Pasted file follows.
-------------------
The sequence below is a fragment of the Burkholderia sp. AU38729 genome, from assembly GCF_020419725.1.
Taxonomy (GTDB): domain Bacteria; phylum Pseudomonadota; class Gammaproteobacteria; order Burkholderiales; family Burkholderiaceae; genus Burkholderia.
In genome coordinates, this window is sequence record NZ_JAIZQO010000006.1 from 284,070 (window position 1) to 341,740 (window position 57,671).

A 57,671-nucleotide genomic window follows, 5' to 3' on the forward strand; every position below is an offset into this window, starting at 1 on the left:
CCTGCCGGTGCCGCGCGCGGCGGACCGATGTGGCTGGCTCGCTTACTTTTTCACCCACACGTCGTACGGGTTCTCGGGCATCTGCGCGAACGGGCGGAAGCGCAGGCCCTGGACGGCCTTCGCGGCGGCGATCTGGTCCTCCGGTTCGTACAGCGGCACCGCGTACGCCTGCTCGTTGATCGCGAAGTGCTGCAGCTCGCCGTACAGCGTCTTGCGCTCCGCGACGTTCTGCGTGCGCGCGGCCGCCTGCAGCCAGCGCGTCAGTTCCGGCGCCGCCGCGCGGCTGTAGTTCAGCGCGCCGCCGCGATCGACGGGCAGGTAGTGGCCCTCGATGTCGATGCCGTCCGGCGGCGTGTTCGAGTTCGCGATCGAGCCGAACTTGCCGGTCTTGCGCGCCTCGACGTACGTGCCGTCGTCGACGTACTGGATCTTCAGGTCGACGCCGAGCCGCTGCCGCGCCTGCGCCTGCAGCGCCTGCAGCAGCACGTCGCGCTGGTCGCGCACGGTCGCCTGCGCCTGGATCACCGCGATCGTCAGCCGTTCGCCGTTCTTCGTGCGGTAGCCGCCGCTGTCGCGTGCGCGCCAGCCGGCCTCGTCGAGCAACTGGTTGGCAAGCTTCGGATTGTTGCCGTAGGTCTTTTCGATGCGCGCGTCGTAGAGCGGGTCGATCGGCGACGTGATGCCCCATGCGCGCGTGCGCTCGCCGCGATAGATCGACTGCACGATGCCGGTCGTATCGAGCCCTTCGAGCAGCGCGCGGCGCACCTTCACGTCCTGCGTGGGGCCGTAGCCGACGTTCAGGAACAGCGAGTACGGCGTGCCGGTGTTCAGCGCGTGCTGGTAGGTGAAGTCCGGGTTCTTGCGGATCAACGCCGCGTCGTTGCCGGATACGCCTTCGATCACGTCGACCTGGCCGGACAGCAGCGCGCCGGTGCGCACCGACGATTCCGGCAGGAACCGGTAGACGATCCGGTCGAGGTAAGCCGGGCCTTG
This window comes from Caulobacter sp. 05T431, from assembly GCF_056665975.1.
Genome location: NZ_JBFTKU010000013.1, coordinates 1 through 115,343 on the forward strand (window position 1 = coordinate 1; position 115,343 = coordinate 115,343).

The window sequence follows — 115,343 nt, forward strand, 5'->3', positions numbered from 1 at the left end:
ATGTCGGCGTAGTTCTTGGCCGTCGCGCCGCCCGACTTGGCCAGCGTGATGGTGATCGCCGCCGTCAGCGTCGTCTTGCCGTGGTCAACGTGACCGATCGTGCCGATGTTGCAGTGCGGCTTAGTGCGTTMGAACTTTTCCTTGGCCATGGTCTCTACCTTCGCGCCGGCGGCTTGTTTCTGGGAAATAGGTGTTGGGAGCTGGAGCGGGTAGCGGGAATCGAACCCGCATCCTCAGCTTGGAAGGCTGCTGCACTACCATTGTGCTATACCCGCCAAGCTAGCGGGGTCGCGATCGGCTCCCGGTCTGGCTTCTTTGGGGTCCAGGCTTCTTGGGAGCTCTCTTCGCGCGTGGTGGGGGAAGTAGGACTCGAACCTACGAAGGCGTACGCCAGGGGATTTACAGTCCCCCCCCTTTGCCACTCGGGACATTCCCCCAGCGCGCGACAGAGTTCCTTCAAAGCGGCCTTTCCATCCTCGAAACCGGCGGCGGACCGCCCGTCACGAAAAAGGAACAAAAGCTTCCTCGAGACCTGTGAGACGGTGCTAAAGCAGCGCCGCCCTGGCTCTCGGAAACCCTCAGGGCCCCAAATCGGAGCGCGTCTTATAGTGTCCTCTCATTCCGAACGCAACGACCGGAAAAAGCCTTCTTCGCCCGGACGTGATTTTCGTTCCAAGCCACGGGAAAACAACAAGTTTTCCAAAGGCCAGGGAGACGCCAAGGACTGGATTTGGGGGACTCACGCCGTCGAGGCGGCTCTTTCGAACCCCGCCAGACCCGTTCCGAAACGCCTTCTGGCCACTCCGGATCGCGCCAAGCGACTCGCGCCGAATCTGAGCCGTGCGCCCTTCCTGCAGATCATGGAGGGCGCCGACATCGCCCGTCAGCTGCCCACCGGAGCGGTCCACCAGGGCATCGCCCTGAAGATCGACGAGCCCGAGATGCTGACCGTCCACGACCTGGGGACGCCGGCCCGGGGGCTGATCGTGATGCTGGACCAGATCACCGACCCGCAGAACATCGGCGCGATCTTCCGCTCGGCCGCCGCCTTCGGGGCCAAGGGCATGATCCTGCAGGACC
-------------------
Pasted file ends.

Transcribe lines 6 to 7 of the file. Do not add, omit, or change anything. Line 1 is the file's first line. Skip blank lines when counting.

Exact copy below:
This window comes from Caulobacter sp. 05T431, from assembly GCF_056665975.1.
Genome location: NZ_JBFTKU010000013.1, coordinates 1 through 115,343 on the forward strand (window position 1 = coordinate 1; position 115,343 = coordinate 115,343).